It is questionable whether this theological option can fully account for the fact that all believers in Messiah form a strong physical and social unity, which is partly described in the Apostolic Scriptures in Torah-like terms like ‘assembly of God’ (1 Cor. 1:1) and ‘holy nation’ (1 Pe. 2:9), and partly in new terms like ‘body of Messiah’ (1 Cor. 10:17; 12:12-27, Eph. 1:23; 3:6; 4:4; Col. 1:18). The concept of a spiritual unity which leaves intact all the traditional distinctions seems hardly adequate to describe a community which is instructed by Paul to keep the Pesach Seder together (1 Cor. 5:7-8) — both Jews and Gentiles — as an expression of its corporate unity in Messiah, and which is supposed to collectively celebrate the moadim, as appears in Col. 2:16-17.

On the other hand it cannot be said that by their faith the believing Gentiles are now Jews or proselyte Jews. If they were, they would be included in the halachic community of Israel. To my knowledge there are no historical indications that the believing Gentiles were ever considered to be Jews. Not in Paul’s letters, not in the other Apostolic Scriptures and not by the established Jewish authorities of the day. The particular treatment of the commandment of circumcision by Paul also seems to be an indication of a peculiar and exceptional status of the Gentile believers.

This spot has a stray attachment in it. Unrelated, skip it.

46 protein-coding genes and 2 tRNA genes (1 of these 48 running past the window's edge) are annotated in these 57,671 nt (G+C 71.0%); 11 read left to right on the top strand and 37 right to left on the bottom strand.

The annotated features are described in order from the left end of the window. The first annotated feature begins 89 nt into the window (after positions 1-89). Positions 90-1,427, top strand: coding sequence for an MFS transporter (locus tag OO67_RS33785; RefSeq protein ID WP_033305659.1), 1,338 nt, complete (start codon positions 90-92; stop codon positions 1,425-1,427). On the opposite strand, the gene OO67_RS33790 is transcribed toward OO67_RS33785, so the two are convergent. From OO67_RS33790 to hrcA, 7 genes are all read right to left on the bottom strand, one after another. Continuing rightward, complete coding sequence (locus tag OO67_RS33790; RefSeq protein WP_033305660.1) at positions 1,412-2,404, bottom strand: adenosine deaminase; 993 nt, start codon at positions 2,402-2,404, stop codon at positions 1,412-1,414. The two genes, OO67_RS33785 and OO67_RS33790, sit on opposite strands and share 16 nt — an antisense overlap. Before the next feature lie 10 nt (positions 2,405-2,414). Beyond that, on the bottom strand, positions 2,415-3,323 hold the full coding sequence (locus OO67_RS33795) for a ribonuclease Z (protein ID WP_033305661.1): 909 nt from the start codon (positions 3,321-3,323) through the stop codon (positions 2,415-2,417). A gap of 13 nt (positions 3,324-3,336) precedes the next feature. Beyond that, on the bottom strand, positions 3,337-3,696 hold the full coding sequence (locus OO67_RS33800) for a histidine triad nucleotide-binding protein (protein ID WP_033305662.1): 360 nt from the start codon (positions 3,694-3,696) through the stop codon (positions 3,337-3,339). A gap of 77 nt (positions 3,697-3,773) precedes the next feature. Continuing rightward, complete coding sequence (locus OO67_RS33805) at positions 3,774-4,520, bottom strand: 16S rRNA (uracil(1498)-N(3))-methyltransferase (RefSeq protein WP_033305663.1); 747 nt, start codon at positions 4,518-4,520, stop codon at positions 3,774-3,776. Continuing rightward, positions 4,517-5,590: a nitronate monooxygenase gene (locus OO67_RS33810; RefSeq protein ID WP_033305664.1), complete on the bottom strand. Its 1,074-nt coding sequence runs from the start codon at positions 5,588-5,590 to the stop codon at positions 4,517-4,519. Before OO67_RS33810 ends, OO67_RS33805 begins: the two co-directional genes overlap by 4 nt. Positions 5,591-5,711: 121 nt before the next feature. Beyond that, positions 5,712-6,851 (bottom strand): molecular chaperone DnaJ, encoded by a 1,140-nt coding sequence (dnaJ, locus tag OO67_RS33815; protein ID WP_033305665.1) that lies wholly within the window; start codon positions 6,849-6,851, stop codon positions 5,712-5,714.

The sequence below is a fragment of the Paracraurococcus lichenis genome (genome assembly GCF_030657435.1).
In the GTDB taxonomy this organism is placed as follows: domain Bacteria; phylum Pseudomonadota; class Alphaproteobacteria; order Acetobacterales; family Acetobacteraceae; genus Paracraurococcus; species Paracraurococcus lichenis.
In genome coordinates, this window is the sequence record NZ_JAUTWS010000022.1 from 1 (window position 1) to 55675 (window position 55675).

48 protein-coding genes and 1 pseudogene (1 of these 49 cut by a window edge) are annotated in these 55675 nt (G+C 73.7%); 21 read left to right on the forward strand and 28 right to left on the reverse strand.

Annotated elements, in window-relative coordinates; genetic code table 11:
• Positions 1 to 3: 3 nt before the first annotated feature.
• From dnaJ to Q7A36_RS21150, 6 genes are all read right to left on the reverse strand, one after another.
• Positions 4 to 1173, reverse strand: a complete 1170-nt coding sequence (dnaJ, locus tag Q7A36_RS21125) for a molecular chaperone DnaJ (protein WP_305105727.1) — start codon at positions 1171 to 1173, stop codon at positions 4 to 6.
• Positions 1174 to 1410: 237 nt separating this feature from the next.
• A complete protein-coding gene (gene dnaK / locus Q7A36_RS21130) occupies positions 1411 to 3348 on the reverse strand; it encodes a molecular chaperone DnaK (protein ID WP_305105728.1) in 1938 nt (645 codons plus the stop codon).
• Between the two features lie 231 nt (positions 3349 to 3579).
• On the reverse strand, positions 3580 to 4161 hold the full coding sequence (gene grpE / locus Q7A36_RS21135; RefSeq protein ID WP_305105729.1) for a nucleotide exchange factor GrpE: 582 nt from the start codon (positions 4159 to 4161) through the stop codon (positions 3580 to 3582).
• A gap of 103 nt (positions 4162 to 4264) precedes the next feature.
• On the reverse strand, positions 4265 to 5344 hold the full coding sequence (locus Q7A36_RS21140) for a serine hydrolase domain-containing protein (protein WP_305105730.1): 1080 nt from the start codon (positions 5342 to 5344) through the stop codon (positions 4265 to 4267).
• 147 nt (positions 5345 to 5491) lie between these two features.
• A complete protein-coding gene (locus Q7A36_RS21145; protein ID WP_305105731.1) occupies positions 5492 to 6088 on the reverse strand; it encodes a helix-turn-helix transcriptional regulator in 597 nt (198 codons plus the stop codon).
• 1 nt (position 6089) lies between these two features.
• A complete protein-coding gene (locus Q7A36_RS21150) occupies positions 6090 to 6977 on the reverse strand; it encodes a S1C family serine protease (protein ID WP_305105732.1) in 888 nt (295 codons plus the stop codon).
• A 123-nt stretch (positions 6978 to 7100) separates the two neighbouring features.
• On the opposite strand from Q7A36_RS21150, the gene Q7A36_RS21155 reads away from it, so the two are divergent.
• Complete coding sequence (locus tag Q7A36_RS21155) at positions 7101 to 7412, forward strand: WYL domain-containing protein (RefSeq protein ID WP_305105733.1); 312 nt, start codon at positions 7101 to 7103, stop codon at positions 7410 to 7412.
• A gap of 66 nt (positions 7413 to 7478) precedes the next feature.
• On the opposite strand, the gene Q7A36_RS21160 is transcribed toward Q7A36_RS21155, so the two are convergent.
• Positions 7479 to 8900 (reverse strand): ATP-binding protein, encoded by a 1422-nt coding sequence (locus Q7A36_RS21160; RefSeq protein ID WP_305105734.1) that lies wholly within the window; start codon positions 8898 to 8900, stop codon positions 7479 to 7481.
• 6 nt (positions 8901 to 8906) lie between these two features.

Another indication for this peculiar and exceptional status can be found in Paul’s rulings on marriage. It is beyond doubt that Paul permitted intermarriage between Jews and Gentiles, only with the caution that the marriage of a believer should always be “equally yoked” or “in the Lord” (1 Cor. 7:39), i.e. with a partner who shares the faith. This permission of Paul seems to conflict with the halachah of his day, which, as far as I know, only permitted a marriage with a person of Gentile descent after halachic conversion. Thus it seems that Paul draws halachic consequences from the new status of Gentiles “in Messiah”. And this is only natural. It would of be preposterous to unite the Gentile believers with strong social ties to the Jewish believers in one “body of Messiah” and one local community and yet forbid intermarriage. If intermarriage should be discouraged or prohibited the proper measure would be to form separate communities of Jews and Gentiles, as nowadays is advocated by the UMJC.